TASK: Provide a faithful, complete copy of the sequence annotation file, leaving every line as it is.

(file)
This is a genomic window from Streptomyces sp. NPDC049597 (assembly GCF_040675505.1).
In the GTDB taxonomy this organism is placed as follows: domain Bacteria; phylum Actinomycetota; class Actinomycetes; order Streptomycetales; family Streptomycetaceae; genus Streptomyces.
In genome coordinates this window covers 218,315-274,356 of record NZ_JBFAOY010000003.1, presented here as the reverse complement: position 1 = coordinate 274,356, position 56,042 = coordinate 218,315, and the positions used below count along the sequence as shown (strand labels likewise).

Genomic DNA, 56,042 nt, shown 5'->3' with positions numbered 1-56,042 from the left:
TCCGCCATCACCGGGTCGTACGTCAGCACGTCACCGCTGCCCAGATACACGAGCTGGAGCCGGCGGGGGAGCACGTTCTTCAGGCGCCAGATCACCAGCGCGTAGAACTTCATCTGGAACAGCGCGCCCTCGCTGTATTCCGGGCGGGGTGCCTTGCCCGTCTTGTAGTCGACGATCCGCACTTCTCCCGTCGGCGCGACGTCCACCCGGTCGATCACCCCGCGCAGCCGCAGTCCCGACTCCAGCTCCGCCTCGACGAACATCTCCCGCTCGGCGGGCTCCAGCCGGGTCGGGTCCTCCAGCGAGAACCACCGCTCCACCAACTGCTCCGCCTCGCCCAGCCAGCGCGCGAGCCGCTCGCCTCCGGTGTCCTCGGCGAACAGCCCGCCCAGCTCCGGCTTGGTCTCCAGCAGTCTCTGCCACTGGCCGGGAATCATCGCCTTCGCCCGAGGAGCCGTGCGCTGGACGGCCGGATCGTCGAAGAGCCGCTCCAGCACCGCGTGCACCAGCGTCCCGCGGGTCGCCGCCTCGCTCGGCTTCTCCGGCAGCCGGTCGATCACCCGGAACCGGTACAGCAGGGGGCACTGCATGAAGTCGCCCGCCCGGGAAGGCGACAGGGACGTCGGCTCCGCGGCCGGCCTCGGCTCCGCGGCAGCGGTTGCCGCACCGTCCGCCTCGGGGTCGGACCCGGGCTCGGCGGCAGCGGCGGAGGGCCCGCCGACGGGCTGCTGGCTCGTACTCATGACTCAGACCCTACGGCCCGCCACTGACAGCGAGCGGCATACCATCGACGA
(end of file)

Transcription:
This is a genomic window from Streptomyces sp. NPDC049597 (assembly GCF_040675505.1).
In the GTDB taxonomy this organism is placed as follows: domain Bacteria; phylum Actinomycetota; class Actinomycetes; order Streptomycetales; family Streptomycetaceae; genus Streptomyces.
In genome coordinates this window covers 218,315-274,356 of record NZ_JBFAOY010000003.1, presented here as the reverse complement: position 1 = coordinate 274,356, position 56,042 = coordinate 218,315, and the positions used below count along the sequence as shown (strand labels likewise).

Genomic DNA, 56,042 nt, shown 5'->3' with positions numbered 1-56,042 from the left:
TCCGCCATCACCGGGTCGTACGTCAGCACGTCACCGCTGCCCAGATACACGAGCTGGAGCCGGCGGGGGAGCACGTTCTTCAGGCGCCAGATCACCAGCGCGTAGAACTTCATCTGGAACAGCGCGCCCTCGCTGTATTCCGGGCGGGGTGCCTTGCCCGTCTTGTAGTCGACGATCCGCACTTCTCCCGTCGGCGCGACGTCCACCCGGTCGATCACCCCGCGCAGCCGCAGTCCCGACTCCAGCTCCGCCTCGACGAACATCTCCCGCTCGGCGGGCTCCAGCCGGGTCGGGTCCTCCAGCGAGAACCACCGCTCCACCAACTGCTCCGCCTCGCCCAGCCAGCGCGCGAGCCGCTCGCCTCCGGTGTCCTCGGCGAACAGCCCGCCCAGCTCCGGCTTGGTCTCCAGCAGTCTCTGCCACTGGCCGGGAATCATCGCCTTCGCCCGAGGAGCCGTGCGCTGGACGGCCGGATCGTCGAAGAGCCGCTCCAGCACCGCGTGCACCAGCGTCCCGCGGGTCGCCGCCTCGCTCGGCTTCTCCGGCAGCCGGTCGATCACCCGGAACCGGTACAGCAGGGGGCACTGCATGAAGTCGCCCGCCCGGGAAGGCGACAGGGACGTCGGCTCCGCGGCCGGCCTCGGCTCCGCGGCAGCGGTTGCCGCACCGTCCGCCTCGGGGTCGGACCCGGGCTCGGCGGCAGCGGCGGAGGGCCCGCCGACGGGCTGCTGGCTCGTACTCATGACTCAGACCCTACGGCCCGCCACTGACAGCGAGCGGCATACCATCGACGA